Mods & Consequences: How to make Lotus’ Elise even better
The Lotus Elise is arguably the greatest ever sports car, but there’s still room for improvement
’It feels more nimble than the later Series 2 Toyota-engined cars’
To some, if ever there was a car that represented four-wheeled perfection, it’d be the original Lotus Elise – a car that made all others appear inert, with its amazing handling, performance and brakes. So the idea of trying to improve any aspect of the Elise may seem fanciful. However, some owners have found that there are ways of making the Elise even better.
Club Lotus chairman, Alan Morgan, says: ‘The Elise Series 1 is such a delightfully sorted car in standard 118bhp form that it’s fabulous to drive without any changes at all from the factory spec. You can carry so much speed through corners, and weighing in at only 725kg it feels significantly more nimble than the later Series 2 Toyota-engined cars. That’s arguably the greatest thing about the Series 1 – its agility. If you want more speed, try to find a 135/160/190 Sport or a 111S VVC version, but be warned – they’re quite rare.’
Relatively few Elise Series 1s were built – and some of those are now in relatively poor condition through use, neglect or accident damage – so if you’re lucky enough to find a really good original car, you’re better off keeping it that way, unless you resort to fitting a few reversible mods. What you’re more likely to buy is a decent car that will benefit from a few sympathetic upgrades to the brakes, suspension or tyres. A cared-for car shouldn’t need any upgrades to the cooling system, however.
But as Alan Morgan notes, while most of the best Elise mods are subtle, you can go much further if you want to. He says: ‘Some of our members have fitted Audi 1.8T, Honda VTEC or Ford Duratec engines, which completely change the driving experience, so there’s much more grunt and less delicacy. It’s not something that would suit everyone, but it is a different approach that works for some.’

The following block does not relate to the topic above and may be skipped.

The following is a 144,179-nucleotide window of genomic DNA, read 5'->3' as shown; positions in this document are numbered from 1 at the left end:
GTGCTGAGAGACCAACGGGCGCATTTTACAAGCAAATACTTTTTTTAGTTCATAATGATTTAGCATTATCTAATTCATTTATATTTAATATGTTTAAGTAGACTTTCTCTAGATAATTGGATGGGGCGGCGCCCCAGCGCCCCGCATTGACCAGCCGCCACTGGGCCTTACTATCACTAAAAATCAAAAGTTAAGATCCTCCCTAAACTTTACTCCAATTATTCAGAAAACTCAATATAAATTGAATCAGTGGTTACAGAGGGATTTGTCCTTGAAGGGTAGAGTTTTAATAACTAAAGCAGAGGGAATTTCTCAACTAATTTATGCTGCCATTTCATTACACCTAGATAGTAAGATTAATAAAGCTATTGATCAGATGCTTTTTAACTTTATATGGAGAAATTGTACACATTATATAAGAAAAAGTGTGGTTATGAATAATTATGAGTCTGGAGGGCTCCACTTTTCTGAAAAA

Original springs and dampers will benefit from fresh parts. If they’ve already been swapped they may be tired or not suited to your driving. Either way think about replacement with OE or aftermarket parts.
The Elise’s geometry needs to be set up perfectly; if the toe-in, tracking, camber or castor are even slightly out, it will wreck the handling. Get the geometry checked at least once a year and change worn bushes as a matter of course.
Original Metal Matrix Compound (MMC) discs are no longer available and the associated pads are costly. But there are lots of steel discs and aftermarket pads available, with Green Stuff pads a perennial favourite among owners.
TyrEs £50+ apiECE
Changing the tyres on an Elise can have a fairly dramatic effect on its handling and what suits you might not suit everyone else. So seek lots of advice first and avoid fitting large wheels and tyres at all costs.
It might not have much power but the Elise’s limits are very high and getting the best out of it will almost certainly involve some professional driving instruction. It’ll be money well spent, even if you’ve no interest in track driving.
Your first steps should be to fit an induction kit, ECU remap and a matched exhaust manifold backed up by a more aggressive camshaft. A ported and polished cylinder head is worthwhile, too – you can even fit a turbo.
Some exhausts are effectively a direct replacement for the original system while others sound sportier and/or help the engine to breathe more freely. Beware anything too boomy, though.